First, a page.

Fijian Culture & Custom. -
A Weblog on the culture and customs of FIJIANS as the indigenous people of the FIJI ISLANDS
Thursday, October 8, 2009
Fijian Arts and Craft
The beauty of the Fijian craft
An average mat may take up to two weeks to finish.
One of the places you simply must visit on your Fijian holiday is the local handicraft market. The obvious benefit is being able to buy local art and craft at much cheaper prices compared to handicraft stores.
But there is another reason why you should do so. Visiting a local market is a chance to interact with local craftspeople and watch them at work.
You will get a better understanding of how local handicraft is made and craftspeople will happily answer any questions you may have about the materials and processes.
Suva’s handicraft market is located behind the Central Post Office while the one in Nadi is a short walk from the fresh food market in the centre of town.
At both markets, you will find Fiji’s two major races, indigenous Fijians and Indians sharing stalls side by side. These people, who come from various parts of Fiji, specialise in different craft depending on the area they are from.
Take the case of Leba Waqanisau, who hails from the island of Nayau in the Lau Group. She moved to Suva in 1960 to be close to her parents, who had resettled in Suva and decided to stay.
Leba, now in her 60s, has been making and selling handicraft for the past 36 years and has held a stall, No. 18 at the Suva Handicraft Centre for a good number of those years.
When I visited her, she was making pink rosettes out of vau, a rough paper like material that is made from the bark of a local tree. Vau bark is usually stripped and soaked in water for four weeks, before being flattened through beating. It is used in salusalu (traditional garlands), skirts and rosettes.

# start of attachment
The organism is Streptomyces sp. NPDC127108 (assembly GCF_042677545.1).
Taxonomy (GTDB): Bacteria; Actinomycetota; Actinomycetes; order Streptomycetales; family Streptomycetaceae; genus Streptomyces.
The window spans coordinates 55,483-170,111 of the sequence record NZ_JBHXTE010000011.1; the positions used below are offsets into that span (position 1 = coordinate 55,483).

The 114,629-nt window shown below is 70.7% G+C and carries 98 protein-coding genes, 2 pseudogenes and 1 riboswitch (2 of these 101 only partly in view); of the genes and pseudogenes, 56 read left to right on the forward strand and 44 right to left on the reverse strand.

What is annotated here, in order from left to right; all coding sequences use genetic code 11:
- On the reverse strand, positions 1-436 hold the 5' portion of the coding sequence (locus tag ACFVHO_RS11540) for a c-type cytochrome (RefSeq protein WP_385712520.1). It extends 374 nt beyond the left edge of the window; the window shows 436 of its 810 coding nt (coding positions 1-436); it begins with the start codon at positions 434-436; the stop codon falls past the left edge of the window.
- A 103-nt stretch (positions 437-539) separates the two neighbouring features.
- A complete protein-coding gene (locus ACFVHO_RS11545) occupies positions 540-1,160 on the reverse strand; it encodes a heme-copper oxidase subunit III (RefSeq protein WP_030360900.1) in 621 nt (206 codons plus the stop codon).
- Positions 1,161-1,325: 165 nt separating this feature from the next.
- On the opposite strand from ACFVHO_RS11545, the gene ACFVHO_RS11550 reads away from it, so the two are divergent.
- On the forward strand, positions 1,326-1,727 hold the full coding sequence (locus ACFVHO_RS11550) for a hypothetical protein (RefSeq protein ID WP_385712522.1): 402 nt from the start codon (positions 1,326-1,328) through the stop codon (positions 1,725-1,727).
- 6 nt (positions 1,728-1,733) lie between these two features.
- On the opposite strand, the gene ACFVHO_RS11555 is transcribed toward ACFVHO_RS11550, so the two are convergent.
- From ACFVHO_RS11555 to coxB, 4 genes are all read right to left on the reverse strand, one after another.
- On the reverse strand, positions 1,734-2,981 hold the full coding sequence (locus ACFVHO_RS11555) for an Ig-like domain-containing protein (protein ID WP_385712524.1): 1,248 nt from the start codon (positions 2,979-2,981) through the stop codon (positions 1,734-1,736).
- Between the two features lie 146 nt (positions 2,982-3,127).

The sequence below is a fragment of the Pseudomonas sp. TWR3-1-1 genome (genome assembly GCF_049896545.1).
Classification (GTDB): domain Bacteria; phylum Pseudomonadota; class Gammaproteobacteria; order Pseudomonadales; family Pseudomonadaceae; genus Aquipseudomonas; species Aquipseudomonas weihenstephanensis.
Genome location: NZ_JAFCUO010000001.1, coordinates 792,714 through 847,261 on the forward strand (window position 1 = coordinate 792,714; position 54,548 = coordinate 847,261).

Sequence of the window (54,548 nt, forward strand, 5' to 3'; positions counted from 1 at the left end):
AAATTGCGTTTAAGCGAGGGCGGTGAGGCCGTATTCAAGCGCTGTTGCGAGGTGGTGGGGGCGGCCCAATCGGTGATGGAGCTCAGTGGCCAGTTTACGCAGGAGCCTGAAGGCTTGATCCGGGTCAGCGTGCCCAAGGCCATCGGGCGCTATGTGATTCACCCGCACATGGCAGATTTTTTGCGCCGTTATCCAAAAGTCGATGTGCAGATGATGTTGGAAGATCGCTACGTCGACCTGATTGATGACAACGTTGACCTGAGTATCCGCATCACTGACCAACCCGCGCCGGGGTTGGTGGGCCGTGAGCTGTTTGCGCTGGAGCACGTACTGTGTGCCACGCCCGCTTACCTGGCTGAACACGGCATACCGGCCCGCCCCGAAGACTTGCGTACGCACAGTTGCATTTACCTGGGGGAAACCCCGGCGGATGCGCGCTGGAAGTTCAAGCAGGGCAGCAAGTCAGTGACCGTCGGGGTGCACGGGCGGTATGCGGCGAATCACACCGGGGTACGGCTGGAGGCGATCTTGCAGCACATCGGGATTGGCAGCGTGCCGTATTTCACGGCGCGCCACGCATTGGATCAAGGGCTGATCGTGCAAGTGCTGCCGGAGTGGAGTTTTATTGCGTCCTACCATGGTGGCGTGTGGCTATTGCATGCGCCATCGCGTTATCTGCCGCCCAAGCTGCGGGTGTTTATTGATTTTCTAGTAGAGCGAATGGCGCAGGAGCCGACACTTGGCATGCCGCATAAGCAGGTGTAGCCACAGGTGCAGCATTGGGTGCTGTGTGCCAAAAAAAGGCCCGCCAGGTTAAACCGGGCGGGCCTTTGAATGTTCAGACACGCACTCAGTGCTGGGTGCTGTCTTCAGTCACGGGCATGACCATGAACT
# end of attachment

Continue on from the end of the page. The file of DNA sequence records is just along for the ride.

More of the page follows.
I saw Leba take a small piece of pink vau, make small circles out of it and deftly tie it together to make a perfect little rosette. It would be used to decorate some woven girl’s slippers she told me. Leba also weaves mats and makes tapa (the traditional cloth made from the bark of the mulberry tree).
These are skills she learnt growing up in her village on Nayau, where young girls would sit alongside women and imitate what they were doing. “We learnt by watching what they were doing, no one really taught us,” she says.
The younger generation is losing interest in the traditional crafts, says Leba. “You have to keep doing it to maintain it.”
One of the things that deter many young people from entering the handicraft industry is the relatively low returns for what is labour intensive and.time consuming work. Take a woven mat for example.
An average mat may take up to two weeks to finish and sells for only $25 - $35, a steal if you consider the amount of time and effort that goes into making it.
By visiting and buying directly from craftspeople, you are helping support the local craft scene.
It also means a greater portion of the sale goes directly into their pockets, as opposed to buying it from big handicraft stores where craftspeople are forced to sell their wares at cheaper prices.
So pay a visit to the local handicraft centres on your next visit to Fiji, you’ll no doubt take back stories of how those special holiday mementos were made.